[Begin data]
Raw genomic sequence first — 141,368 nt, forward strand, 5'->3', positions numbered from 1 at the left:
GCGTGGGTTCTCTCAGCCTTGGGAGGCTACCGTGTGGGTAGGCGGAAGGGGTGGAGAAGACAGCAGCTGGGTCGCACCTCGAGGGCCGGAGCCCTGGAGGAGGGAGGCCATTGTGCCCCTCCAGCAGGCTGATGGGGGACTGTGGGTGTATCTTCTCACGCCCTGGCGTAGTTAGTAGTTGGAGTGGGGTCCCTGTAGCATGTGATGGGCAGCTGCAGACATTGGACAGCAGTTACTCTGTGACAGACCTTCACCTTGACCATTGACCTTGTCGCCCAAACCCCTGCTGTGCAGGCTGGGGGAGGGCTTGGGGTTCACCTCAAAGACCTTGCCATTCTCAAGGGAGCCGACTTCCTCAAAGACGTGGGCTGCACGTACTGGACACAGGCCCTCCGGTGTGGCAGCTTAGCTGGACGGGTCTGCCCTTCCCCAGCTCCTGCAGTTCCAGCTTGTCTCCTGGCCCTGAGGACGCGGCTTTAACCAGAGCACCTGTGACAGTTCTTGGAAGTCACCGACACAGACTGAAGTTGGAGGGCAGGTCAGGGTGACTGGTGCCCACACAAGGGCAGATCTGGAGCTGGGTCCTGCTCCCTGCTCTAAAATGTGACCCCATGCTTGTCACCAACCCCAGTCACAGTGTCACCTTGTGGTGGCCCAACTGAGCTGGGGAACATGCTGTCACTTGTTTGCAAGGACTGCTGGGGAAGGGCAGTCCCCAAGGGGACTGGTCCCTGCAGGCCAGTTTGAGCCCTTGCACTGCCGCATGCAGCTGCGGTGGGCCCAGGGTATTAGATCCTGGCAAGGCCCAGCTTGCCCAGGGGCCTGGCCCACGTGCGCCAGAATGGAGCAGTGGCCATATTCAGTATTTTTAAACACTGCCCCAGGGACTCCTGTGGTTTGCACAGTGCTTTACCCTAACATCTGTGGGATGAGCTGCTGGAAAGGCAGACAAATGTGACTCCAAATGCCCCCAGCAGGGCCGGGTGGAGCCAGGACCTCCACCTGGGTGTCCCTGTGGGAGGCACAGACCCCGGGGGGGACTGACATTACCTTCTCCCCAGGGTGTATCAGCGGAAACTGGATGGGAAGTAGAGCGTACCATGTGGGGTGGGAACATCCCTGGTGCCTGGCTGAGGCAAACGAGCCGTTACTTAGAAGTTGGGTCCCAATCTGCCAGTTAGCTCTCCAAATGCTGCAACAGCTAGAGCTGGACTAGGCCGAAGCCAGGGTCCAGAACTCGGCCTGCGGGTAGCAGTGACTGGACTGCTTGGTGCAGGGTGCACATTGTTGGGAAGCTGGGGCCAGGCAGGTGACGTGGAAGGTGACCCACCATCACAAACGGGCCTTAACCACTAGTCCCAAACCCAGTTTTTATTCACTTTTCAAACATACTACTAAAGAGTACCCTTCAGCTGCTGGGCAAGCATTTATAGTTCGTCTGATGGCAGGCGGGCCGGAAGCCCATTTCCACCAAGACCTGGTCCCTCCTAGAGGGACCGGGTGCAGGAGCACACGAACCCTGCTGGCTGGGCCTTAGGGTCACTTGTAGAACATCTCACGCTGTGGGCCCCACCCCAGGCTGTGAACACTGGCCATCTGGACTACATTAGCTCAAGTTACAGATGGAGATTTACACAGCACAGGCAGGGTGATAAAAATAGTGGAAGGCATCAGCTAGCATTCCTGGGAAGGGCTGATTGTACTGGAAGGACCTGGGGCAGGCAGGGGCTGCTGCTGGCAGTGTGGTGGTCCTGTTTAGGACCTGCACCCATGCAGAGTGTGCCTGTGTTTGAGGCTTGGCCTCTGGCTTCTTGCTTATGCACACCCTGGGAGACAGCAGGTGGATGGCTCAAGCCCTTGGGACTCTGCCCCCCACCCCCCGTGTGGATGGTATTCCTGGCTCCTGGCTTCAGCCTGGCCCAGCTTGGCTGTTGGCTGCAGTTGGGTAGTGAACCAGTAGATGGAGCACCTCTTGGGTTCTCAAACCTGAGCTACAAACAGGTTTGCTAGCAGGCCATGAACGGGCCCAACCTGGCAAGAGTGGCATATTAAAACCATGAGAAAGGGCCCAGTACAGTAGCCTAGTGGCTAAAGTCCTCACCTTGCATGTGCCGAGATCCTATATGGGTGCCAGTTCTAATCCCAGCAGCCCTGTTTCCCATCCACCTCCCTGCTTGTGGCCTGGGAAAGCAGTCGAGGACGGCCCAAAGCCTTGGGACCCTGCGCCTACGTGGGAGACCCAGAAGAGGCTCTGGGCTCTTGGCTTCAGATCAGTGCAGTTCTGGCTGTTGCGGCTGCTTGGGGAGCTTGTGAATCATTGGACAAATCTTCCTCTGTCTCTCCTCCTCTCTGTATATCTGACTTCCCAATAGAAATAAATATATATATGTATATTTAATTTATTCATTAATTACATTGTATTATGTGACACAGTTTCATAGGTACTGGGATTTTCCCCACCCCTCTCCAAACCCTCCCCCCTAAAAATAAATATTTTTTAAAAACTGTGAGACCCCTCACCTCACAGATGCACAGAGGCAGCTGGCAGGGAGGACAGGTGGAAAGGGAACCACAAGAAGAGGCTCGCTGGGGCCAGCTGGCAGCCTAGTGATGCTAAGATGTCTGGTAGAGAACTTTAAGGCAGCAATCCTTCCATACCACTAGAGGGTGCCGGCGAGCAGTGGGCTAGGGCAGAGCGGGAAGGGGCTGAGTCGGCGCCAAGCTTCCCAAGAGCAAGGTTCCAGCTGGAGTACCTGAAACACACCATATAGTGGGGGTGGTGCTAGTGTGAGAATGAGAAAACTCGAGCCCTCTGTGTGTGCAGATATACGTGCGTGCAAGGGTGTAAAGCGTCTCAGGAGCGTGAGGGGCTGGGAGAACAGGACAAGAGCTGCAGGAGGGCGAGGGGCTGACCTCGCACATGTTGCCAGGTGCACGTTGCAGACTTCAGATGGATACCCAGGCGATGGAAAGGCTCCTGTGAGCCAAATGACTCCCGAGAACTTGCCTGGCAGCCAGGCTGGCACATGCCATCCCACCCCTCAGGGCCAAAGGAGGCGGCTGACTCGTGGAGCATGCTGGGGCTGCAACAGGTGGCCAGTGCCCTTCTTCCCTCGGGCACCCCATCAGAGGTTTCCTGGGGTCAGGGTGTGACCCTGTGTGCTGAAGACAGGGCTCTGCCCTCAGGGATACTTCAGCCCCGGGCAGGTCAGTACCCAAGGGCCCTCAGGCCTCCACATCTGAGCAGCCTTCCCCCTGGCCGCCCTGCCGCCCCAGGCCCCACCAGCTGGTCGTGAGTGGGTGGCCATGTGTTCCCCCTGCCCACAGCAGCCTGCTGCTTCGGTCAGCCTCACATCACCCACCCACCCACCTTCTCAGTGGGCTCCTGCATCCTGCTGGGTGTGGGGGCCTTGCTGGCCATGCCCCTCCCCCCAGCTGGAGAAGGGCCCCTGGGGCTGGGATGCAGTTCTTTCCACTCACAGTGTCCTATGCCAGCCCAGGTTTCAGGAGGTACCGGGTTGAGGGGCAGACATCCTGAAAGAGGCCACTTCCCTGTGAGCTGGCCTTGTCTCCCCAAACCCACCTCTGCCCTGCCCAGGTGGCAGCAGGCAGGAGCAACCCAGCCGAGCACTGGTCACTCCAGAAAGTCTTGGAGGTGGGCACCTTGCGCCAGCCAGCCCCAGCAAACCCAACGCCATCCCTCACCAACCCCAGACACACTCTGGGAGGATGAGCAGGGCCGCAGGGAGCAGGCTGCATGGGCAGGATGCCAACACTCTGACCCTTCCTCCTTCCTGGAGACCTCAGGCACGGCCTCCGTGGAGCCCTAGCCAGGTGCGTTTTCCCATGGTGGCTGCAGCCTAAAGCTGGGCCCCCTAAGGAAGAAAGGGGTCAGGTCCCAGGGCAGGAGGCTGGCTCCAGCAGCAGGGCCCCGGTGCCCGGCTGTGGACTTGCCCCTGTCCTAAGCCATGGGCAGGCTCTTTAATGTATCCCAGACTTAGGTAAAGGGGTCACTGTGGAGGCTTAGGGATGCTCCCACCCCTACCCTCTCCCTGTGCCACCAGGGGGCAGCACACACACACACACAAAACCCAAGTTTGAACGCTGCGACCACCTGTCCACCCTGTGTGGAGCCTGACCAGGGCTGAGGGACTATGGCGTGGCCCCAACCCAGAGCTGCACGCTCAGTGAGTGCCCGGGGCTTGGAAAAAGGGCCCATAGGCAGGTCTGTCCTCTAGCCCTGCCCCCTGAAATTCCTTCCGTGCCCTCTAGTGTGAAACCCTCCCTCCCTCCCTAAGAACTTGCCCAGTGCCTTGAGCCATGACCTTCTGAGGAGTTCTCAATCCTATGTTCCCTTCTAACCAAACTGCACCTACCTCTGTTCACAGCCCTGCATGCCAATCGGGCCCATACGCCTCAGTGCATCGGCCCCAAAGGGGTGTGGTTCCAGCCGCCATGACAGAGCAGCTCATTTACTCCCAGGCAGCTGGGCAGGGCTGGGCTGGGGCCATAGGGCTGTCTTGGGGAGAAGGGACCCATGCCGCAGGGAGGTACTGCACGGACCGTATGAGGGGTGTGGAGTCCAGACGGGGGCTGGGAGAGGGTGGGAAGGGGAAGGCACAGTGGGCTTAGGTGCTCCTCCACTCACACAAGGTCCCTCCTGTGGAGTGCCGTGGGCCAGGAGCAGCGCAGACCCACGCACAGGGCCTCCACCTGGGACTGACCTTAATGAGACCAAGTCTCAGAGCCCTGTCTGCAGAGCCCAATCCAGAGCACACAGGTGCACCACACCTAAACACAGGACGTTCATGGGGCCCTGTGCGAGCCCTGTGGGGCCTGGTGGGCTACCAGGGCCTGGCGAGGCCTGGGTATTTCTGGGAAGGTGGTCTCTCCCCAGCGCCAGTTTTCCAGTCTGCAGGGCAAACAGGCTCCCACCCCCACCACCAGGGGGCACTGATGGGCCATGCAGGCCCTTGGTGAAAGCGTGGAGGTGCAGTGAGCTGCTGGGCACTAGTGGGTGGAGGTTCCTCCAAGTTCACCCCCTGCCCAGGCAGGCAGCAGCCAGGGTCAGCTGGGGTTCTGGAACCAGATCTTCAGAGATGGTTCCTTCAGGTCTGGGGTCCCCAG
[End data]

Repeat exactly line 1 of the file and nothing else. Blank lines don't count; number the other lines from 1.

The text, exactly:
Raw genomic sequence first — 141,368 nt, forward strand, 5'->3', positions numbered from 1 at the left: